To make matters worse: To produce the show, a replicate of portions of the Ramsey home was constructed, but it apparently never occurred to these geniuses that they could actually test the acoustics of a recording of the alleged conversations in a nearly identical setting as that of the Ramsey kitchen.  In addition to having a child hit a dummy head with a Maglite flashlight, they could have also had this same child speaking towards a phone that was off-hook and could have recorded this over a real phone line with vintage 911 recording equipment.  Based upon my own testing of phones off-hook, it would have become immediately apparent that there is no way that the alleged conversation was actually conversation  over a phone line because the transmitted sounds would have been swamped with reverb and would have been dramatically low-pass filtered.

This case is unbelievably, and very sadly, full of gross incompetence and misconduct; this is but one example.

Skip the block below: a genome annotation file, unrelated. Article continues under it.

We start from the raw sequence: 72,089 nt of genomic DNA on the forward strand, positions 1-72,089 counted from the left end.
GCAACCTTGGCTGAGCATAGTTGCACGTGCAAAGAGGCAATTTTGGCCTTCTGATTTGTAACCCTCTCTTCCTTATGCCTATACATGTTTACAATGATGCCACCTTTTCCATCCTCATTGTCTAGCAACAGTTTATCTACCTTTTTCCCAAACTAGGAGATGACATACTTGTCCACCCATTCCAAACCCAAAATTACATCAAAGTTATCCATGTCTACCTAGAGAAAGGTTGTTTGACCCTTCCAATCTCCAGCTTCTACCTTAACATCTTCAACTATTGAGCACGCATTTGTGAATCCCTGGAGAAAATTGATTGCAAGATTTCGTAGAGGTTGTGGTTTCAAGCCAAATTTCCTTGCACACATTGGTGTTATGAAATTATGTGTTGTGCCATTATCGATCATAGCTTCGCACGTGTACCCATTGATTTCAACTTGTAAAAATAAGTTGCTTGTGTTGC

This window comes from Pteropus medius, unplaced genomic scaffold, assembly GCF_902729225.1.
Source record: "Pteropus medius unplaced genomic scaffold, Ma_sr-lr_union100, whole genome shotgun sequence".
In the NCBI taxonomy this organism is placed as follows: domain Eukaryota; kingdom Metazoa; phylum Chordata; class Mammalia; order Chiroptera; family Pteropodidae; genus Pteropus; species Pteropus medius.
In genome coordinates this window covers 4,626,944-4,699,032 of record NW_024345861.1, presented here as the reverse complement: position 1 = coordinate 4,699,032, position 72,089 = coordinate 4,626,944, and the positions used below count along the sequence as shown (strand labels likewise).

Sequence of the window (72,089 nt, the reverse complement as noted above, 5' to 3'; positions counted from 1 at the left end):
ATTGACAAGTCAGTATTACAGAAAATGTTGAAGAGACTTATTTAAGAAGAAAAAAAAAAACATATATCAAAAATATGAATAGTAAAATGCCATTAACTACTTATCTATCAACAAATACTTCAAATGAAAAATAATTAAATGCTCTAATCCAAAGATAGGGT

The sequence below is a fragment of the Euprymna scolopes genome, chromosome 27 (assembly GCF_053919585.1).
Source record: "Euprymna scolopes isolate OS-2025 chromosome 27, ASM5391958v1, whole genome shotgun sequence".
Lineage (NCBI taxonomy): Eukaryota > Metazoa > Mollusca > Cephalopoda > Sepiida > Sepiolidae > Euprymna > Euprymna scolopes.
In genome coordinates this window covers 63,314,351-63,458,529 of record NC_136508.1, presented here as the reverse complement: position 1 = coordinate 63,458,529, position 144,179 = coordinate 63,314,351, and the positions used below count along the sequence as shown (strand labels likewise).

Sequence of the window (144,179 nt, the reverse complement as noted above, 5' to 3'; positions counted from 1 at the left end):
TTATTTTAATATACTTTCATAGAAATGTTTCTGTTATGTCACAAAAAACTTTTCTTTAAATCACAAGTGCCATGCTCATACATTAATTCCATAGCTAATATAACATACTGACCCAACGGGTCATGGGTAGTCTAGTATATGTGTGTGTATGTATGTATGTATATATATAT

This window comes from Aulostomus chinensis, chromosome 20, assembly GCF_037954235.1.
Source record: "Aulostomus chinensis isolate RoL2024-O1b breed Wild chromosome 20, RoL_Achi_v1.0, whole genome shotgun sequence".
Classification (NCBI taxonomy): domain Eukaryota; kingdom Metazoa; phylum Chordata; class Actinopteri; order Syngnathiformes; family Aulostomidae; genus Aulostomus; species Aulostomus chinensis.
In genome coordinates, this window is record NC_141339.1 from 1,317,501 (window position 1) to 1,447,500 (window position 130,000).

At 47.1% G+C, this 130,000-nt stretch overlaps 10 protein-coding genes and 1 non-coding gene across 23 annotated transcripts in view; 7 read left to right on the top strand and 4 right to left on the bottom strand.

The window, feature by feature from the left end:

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  the golf bag story
Posted by: jameson245 - 03-25-2017, 11:53 AM - Forum: Disproving Myths - No Replies

from Steve Thomas' deposition - -  how myths get going

Thomas depo 34 - golf bag story"
Well, here it is - the "source" for the BORG myth (John denies he ever asked after his golf clubs and no one has stepped forward to testify against him - - and now we get to hear the story started when...
Q. Page 48, the first full paragraph. "John was overheard to ask someone quietly, 'Did you get my
golf bag?'" Did I read that correctly?

A. Yes.
Q. Who overheard him ask that question?
A. I believe that was either John or Barbara Fernie.
Q. Who did they overhear him ask that question to? Who was the someone?
A. They could not identify that party.
Q. And when did that statement, was it allegedly made?
A. The did you get my golf bag statement?
Q. Yeah.
A. I think in the days following the murder.
Q. Do you know how many days after the murder?
A. No.